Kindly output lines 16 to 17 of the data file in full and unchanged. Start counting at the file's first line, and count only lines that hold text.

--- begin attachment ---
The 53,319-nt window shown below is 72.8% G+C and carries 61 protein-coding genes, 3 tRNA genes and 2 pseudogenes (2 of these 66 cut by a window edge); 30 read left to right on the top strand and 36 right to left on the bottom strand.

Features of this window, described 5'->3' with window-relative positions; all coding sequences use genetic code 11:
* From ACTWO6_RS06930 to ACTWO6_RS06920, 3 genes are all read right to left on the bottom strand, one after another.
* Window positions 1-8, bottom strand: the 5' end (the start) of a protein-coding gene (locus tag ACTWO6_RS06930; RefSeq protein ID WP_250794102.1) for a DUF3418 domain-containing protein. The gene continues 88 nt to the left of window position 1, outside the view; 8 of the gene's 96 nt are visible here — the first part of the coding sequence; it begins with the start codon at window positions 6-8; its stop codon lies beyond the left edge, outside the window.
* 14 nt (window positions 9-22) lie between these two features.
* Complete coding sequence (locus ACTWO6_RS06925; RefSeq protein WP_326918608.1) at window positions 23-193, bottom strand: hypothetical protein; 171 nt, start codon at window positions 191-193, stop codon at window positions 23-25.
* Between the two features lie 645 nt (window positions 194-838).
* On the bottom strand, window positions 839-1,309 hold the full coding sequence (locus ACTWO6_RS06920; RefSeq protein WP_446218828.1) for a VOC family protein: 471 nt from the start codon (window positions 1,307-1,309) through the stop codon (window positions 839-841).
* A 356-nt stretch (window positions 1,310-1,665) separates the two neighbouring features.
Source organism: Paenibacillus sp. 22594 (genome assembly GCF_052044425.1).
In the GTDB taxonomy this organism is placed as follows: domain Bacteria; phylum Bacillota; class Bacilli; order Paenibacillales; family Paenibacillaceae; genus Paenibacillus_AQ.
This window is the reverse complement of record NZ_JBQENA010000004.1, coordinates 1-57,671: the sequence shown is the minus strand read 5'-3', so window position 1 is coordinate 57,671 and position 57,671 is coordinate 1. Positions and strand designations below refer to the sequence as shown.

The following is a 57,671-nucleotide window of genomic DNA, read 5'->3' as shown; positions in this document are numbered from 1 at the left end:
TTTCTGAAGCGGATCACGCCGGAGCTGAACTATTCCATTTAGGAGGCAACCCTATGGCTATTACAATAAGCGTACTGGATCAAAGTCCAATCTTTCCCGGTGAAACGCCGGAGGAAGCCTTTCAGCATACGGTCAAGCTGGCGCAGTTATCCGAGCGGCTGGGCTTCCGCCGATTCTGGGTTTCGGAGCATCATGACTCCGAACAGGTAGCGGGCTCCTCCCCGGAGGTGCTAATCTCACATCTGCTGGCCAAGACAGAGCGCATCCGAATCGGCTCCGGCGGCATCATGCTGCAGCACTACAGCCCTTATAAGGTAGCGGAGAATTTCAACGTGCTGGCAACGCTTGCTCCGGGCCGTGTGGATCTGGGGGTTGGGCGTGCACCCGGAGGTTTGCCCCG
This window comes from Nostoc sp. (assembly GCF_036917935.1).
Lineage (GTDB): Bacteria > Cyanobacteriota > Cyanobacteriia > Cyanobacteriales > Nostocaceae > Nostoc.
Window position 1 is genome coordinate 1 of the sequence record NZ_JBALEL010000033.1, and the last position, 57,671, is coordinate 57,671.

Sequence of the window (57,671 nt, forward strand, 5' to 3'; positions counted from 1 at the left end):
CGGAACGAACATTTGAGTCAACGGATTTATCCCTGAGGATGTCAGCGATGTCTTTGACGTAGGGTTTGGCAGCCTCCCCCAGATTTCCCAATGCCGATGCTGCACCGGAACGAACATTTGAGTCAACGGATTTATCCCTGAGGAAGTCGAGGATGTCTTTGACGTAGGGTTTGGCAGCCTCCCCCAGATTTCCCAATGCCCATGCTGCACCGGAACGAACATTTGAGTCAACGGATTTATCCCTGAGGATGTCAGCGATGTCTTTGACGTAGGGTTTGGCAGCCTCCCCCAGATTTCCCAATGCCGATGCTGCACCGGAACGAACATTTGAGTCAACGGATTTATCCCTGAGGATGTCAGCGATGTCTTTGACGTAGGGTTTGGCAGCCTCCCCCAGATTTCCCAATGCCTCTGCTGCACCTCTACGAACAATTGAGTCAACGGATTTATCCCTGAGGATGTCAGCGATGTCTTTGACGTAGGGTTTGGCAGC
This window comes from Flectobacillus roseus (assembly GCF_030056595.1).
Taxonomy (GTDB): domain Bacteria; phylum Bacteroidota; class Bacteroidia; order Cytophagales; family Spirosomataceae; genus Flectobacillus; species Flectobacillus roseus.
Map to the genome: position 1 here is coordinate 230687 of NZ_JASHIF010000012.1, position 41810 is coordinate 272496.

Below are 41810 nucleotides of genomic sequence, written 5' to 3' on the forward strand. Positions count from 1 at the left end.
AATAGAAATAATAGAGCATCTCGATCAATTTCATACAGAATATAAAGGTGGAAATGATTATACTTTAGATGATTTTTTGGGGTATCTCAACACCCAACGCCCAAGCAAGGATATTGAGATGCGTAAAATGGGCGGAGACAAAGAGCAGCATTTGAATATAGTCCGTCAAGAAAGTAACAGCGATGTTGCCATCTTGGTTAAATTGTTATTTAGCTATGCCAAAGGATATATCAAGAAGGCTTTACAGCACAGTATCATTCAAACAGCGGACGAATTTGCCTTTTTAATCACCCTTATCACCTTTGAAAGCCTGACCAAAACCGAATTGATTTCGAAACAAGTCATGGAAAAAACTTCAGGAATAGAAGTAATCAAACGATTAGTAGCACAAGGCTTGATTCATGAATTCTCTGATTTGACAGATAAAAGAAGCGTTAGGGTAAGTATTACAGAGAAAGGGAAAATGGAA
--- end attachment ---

Lineage (GTDB): Bacteria > Cyanobacteriota > Cyanobacteriia > Cyanobacteriales > Nostocaceae > Nostoc.
Window position 1 is genome coordinate 1 of the sequence record NZ_JBALEL010000033.1, and the last position, 57,671, is coordinate 57,671.